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New Open Government Training Requirements for Public Records Officers

What’s the difference between paper records and electronic records? What is metadata? Are text messages public records? Social media posts? Are memes a public record? If you are a Public Records Officer (PRO) and are wondering about these questions, you may be due for additional training on electronic records and technology.

Earlier this year, the legislature made a number of changes to the Public Records Act (PRA) and records retention laws applicable to electronic records. One key update is that the PRA and records retention training currently required for PROs must now include training on electronic documents and improving technology information systems.

New Training Requirements: Retention, Production and Disclosure, and Technology Information Systems

The Open Government Trainings Act was enacted in 2014 and includes sections mandating records training for local and statewide elected officials (RCW 42.56.150) as well as for PROs (RCW 42.56.152).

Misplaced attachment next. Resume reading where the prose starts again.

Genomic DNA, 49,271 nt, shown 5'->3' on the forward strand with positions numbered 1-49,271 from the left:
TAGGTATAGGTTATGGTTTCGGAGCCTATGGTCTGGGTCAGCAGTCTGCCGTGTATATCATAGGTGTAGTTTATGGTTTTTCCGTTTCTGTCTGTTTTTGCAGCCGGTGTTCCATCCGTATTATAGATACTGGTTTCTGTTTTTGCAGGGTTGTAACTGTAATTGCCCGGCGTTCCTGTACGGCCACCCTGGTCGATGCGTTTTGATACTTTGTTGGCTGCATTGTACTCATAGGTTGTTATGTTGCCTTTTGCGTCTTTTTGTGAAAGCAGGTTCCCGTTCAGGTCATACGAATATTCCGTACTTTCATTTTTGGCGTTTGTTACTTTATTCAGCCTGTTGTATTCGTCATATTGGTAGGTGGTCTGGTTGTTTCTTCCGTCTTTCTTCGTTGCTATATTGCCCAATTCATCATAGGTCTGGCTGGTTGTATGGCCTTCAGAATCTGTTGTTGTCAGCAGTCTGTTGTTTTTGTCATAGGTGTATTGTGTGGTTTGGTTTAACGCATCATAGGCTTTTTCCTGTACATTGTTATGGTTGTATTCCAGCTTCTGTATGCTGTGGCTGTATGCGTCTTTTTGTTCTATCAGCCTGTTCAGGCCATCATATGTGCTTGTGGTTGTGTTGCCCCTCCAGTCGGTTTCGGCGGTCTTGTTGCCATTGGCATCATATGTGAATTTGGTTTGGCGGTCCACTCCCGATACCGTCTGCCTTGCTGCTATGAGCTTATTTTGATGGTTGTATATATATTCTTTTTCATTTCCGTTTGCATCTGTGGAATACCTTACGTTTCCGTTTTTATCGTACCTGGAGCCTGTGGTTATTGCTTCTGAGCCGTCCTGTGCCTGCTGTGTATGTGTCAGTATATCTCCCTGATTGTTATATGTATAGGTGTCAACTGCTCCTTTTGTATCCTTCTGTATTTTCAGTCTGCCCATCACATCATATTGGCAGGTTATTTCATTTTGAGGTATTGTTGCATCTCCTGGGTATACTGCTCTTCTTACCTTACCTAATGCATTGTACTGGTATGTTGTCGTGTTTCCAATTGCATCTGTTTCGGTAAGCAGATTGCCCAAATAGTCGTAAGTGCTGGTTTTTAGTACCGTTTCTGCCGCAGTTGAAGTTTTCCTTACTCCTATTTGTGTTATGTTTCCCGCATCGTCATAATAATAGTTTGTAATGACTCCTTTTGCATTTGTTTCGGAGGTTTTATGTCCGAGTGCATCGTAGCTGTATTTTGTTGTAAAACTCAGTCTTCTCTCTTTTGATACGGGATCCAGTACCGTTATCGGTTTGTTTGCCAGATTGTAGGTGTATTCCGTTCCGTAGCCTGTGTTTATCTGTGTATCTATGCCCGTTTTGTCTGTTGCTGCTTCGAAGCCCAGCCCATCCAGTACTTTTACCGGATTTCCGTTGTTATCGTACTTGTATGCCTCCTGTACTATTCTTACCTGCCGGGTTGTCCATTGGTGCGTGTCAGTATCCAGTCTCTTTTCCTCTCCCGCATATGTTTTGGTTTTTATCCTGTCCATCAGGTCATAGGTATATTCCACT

ESHB 1594 amended RCW 42.56.152 adding a new subsection:

(5) Training must address particular issues related to the retention, production, and disclosure of electronic documents, including updating and improving technology information services.

These new requirements apply only to PROs and not to elected officials. The new law is otherwise flexible; PROs should look for trainings that best fit their resources and training needs. And, as with the 2014 law, trainings can also be taken in person, online, by video, or through other formats.

What types of training satisfy these new requirements? Here are a few illustrative examples:

  • Retention: Topics may include electronic record terminology, how to manage electronic information, texting/social media/website retention and capture software programs, and cloud computing.
  • Production and Disclosure: Could be satisfied through trainings addressing production and disclosure of text messages, social media records, and records provided through portals.